On Wednesday, December 14, 2016, Harvard Business School will be sending round-one notifications to applicants who went through the interview process this fall.
50% to 60% of interviewed applicants should receive an offer from HBS.
Harvard Business School’s admissions rate has been pretty steady in recent years, and we do not expect major changes at this stage following the appointment of Chad Losee as HBS Admissions Director. When emails go out at noon, Boston time, on Wednesday, more than half of first-round interviewees should receive a positive answer. These lucky applicants will have more than eight months to get ready for their HBS journey, and their main challenges going forward will be to stay focused at work, and plan their attendance at the Admitted Student Weekend in Boston.
Getting ready for B-School
In order to matriculate next fall, admitted students will have to go through a few administrative tasks, but HBS does a great job at keeping track of everything through their pre-matriculation checklist, so it should not cause any stress. This is one of the most obvious benefits of applying in round one.
On the academic side, HBS usually asks its incoming class to take online classes in Finance and Financial Accounting, in order for everyone to start their MBA with some of the fundamentals required to understand and contribute to case discussions. After 20 to 40 hours of e-learning, students have to pass an online test. Although time consuming, this requirement is actually pretty straight forward, so for those who received an offer, there should be no reason to worry.
In some cases, the background check process (most likely performed by Kroll) may also generate some stress, for example for admitted students who suddenly realize that their business title differs from their HR job description (a not so uncommon occurrence). Assuming that these discrepancies are minor and aren’t intentional misrepresentations, the employment and academic verifications should be very smooth however.
For those interested in getting a glimpse at what being an HBS students looks like, we recommend reading Ahead of the Curve: Two Years at Harvard Business School. Although not always perfectly accurate, this book is an interesting and fun read.
Having dealt with the waitlist process at a top B-School myself (although not HBS), I vividly remember the emotional roller coaster I went through in the days following the decision notification. Having received strong words of encouragement from my interviewer at the end of our conversation, I felt pretty confident that I would receive a offer from that particular program. I was thus puzzled by the school’s decision to put me on their waitlist, and was unsure of how to react, and what to do to end up getting a spot in their next class.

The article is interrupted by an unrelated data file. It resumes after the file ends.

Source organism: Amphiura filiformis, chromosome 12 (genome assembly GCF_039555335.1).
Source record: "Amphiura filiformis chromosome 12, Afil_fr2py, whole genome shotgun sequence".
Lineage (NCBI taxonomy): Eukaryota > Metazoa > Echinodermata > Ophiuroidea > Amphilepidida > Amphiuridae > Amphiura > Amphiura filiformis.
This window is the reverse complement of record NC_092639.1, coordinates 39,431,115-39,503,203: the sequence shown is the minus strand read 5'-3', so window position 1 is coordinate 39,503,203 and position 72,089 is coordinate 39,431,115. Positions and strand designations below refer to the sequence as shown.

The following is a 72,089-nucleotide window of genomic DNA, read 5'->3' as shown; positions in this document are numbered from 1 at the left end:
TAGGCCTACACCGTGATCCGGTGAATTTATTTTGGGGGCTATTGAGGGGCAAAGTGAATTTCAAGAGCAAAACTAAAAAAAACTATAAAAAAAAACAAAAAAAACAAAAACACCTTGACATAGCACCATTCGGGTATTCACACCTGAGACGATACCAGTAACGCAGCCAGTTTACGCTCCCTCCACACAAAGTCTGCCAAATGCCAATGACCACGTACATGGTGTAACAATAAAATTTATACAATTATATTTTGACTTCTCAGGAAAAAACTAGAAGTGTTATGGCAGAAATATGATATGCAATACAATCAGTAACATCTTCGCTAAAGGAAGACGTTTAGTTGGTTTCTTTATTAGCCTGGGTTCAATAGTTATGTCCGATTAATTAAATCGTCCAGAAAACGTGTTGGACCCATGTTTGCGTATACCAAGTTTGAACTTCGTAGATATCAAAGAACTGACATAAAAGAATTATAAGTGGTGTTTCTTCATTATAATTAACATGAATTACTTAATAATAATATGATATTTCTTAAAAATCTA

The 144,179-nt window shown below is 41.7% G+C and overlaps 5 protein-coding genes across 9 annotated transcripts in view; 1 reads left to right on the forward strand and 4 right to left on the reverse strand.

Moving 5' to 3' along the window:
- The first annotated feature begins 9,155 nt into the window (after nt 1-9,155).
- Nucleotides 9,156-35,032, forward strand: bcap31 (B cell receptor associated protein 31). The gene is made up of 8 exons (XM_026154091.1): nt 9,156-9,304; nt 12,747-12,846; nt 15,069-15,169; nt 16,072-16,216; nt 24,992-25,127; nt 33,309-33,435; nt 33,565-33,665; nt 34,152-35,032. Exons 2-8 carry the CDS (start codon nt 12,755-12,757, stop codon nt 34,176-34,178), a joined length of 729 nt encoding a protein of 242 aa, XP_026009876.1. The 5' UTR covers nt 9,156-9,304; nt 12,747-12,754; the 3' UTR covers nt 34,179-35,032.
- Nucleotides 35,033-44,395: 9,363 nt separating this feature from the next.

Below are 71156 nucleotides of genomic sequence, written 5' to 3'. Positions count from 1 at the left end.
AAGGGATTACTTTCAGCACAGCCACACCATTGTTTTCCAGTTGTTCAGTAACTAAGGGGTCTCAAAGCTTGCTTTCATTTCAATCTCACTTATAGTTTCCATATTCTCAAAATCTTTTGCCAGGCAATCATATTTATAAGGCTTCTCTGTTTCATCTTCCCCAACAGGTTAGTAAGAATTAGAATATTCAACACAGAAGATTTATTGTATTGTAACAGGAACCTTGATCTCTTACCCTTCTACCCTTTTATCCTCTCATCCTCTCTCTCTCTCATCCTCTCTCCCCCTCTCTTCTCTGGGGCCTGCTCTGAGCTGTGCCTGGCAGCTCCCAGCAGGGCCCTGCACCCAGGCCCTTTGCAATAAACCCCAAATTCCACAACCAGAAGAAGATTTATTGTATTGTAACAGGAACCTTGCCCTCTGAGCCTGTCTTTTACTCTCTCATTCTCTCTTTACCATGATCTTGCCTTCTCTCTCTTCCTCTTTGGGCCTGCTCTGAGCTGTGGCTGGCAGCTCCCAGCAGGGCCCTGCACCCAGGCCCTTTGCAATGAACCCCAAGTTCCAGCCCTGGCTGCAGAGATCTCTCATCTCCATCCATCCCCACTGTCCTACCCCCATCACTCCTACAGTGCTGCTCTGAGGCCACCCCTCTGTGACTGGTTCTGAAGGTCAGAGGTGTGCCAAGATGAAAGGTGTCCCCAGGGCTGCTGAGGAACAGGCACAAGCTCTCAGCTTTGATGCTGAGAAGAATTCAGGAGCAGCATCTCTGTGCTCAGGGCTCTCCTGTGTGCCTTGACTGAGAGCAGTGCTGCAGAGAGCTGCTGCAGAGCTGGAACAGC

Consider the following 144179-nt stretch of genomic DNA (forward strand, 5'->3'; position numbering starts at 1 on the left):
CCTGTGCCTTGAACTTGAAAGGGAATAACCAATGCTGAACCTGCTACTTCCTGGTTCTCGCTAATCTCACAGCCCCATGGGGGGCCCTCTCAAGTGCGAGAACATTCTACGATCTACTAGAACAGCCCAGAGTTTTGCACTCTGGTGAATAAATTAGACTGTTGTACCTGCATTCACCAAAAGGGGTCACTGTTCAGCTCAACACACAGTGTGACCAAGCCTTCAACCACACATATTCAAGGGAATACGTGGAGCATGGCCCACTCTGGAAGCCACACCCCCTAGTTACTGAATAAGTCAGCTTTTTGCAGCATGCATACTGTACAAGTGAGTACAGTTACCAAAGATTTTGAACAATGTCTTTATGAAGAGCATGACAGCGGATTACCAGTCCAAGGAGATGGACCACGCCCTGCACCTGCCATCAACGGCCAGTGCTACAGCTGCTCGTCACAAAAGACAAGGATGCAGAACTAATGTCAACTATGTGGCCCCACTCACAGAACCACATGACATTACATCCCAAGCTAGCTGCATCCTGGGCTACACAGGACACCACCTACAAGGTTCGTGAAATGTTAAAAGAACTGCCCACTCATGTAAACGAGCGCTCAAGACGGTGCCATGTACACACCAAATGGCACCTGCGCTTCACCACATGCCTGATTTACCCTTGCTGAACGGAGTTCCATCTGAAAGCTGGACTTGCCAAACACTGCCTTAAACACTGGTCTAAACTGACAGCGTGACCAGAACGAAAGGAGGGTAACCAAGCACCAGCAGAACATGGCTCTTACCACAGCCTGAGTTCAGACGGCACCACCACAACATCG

In order to help candidates who receive a waitlist notification, our co-founder, Kyle Watkins, wrote a post about dealing with the waitlist decision, and we dedicated one of our 10-step guides to “navigating the wailtlist process“. Although waitlisted candidates should follow instructions provided by HBS (the school usually tells candidates on its wailtist to confirm their interest and be patient), in some cases there are steps that can be taken to maximize your chances.
HBS through its admissions director is doing a very good job at providing clear and frequent updates to waitlisted candidates. We will try to centralize this information along with anecdotes from other waitlisted applicants, so check our blog regularly for updates.
Please keep in mind that being added to the HBS waitlist has nothing to do with the “further consideration” decision that Dee Leopold wrote about in the past.
Months of effort and hopes will be torn into pieces for applicants who receive a ding notification from HBS. But it is important to quickly move on should you receive the dreaded “Sorry, but no” email.
Try to understand what happened. In recent years, Harvard Business School has offered to provide feedback to applicants who received a ding after their interview. Do not let that opportunity pass (assuming the admissions team is still accepting calls from unlucky interviewees this year). The feedback you’ll receive will be pretty useful should you decide to apply to other programs in round 2, or reapply to HBS in the future (we will write a dedicated post about reapplying within a few weeks, so stay tuned).
In any case, stay positive. HBS decided to invite you to an interview. This means that you have what it takes to get into a top MBA program with maybe just a few tweaks to your application.
If you have just received an admissions offer from HBS, congratulations! You are about to go on an amazing journey that will bring countless opportunities. Should you want to discuss the background check process and more generally how to best prepare for HBS, we will be happy to work with you.
For waitlisted candidates, we can guide you through the waitlist process, and answer any questions you may have about the steps you can take to increase your chances. Keep in mind however that there is actually little you can do in the case of HBS, and we have tried to cover this topic in past posts.
Finally, we have provided ding analyses to several candidates in the past, and have helped them secure interviews or admissions offers at MIT, Wharton, and Columbia. Our Ding Analysis service has been regularly described by our clients as one of the best in terms of value.
Just reach out to us through our contact form should you wish to receive additional information.